Book Reviews

Book Review: The Wonderful Works of God (Herman Bavinck)

Herman Bavinck (1854-1921) succeeded Abraham Kuyper as Professor of Theology at the Free University of Amsterdam. His four-volume Reformed Dogmatics has recently been translated from Dutch into English, and because of that  there has been a renewed appreciation for Bavinck’s brilliance and his commitment to the church. 

The book was first published in English under the title, Our Reasonable Faith, and translated by Henry Zylstra. The new edition contains Bavinck’s original foreword (which wasn’t available in English before) and an introduction by Carlton Wynne. When I asked to review this book, I didn’t realize it was an update of Our Reasonable Faith, a book which I already owned.  However I’m happy that I did ask for this book; this volume is much nicer! The typeset has been updated so that this book is easier to read (and it doesn’t feel like I’m reading a book from 1909).

What is this book and why should you care? Herman Bavinck wrote in his Foreword, “Under the title of Magnalia Dei, the wonderful works of God, I wish to give a simple explanation of the Christian faith in a book of modest scope, as confessed by the Reformed churches… in all times and lands” (xxxi). While having a book that covers more than 500 pages might not sound “modest,” this is certainly shorter than his four-volume Dogmatics. This book is from a Reformed perspective, so obviously if you do not share that perspective there will be parts you disagree with. But don’t stop reading now. Bavinck was a deep thinker who not only loved God but loved the church too. Acts 2:11 speaks of “Jews and proselytes, Cretans and Arabians—we hear them telling in our own tongues the mighty works of God,” after which Bavinck named his book. He writes, “The Spirit was poured out precisely so that the church would come to know these works of God, to glory in them, and to thank and praise God for them” (xxxi).

This book is a rich, clear account of Reformed theology. It takes its theology from the Bible, explains it, and edifies the reader. The obstacles to healthy doctrine that Bavinck confronted are still here. Information overload zapped spiritual vitality back then, and how we have a tsunami of overload today. We have information at our fingertips, all we could ever want and more, but how much time do we spend trying to get wisdom? FaceBook promises to connect people from around the world, but all it usually does is isolate people from each other. The goal of theology is to worship God in the wonder of his works. Our religion is not found in mere words or doctrine, but in actual, historical works of God. “It is a work of God, in word and fact, which was accomplished in the past, is being worked out in the present, and will be fulfilled in the future” (xxxi).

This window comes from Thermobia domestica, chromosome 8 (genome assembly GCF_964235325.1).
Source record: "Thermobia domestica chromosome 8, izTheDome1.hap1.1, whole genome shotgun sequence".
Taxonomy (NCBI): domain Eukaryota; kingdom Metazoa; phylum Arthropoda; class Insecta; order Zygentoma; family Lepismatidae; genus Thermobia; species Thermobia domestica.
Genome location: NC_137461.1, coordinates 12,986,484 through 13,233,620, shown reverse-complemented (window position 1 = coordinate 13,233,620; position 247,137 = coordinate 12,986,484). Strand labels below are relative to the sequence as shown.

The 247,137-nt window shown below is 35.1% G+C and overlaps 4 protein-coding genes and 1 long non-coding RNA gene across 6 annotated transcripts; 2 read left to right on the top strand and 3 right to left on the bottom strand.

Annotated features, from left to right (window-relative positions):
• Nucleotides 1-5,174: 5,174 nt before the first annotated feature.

Each of the topics Bavinck covers are not mere “doctrines,” but the works of God. The church needs to know this information so that they can glory in their good Father and see all that he has done for us, is doing, and will do for us, his children. Bavinck’s takes the Bible as his starting point, and his work is filled with Scripture references to point you back to the Bible. He then writes about what all believers agree on (so, catholic doctrine, not Catholic doctrine) before moving on to more Reformed views.


This book is thick with content in its twenty-four chapters (and 549 pages), yet it is easy to read and you will be filled up to the brim. Most of the chapters are only around twenty pages long. There is one qualification: if you’ve never read a systematic theology book before, while I still highly recommend this book, just know this isn’t a primer. This isn’t “easy,” but it is more accessible than his other works (see my review of his Philosophy of Revelation). This is for the church, but many in the church have little knowledge of what the Bible actually says. Bavinck wrote this book with an array of people in mind- those going to university, working at the factory, the shop, or the office (xxxiii). This wasn’t written with the ivory tower in mind.

If you’re new to theology and you pick up this book (which I hope you do), read this slowly. There is a lot of information here, and it takes time to soak up. But it will point you to God and his infinite wisdom and grace and the love he bestows on his people as seen in the death and resurrection of Christ poured out through his Spirit upon us.

Highly recommended.


    • Author: Herman Bavinck
    • Hardcover: 695 pages
    • Cover Type: Cloth-over-Board
    • Publisher: Westminster Seminary Press; 1st edition (March 23, 2020)
    • Download the Discussion Guide

Buy it on Amazon or from Westminster Seminary Press

Disclosure: I received this book free from Westminster Seminary Press. The opinions I have expressed are my own, and I was not required to write a positive review. I am disclosing this in accordance with the Federal Trade Commission’s 16 CFR, Part 255


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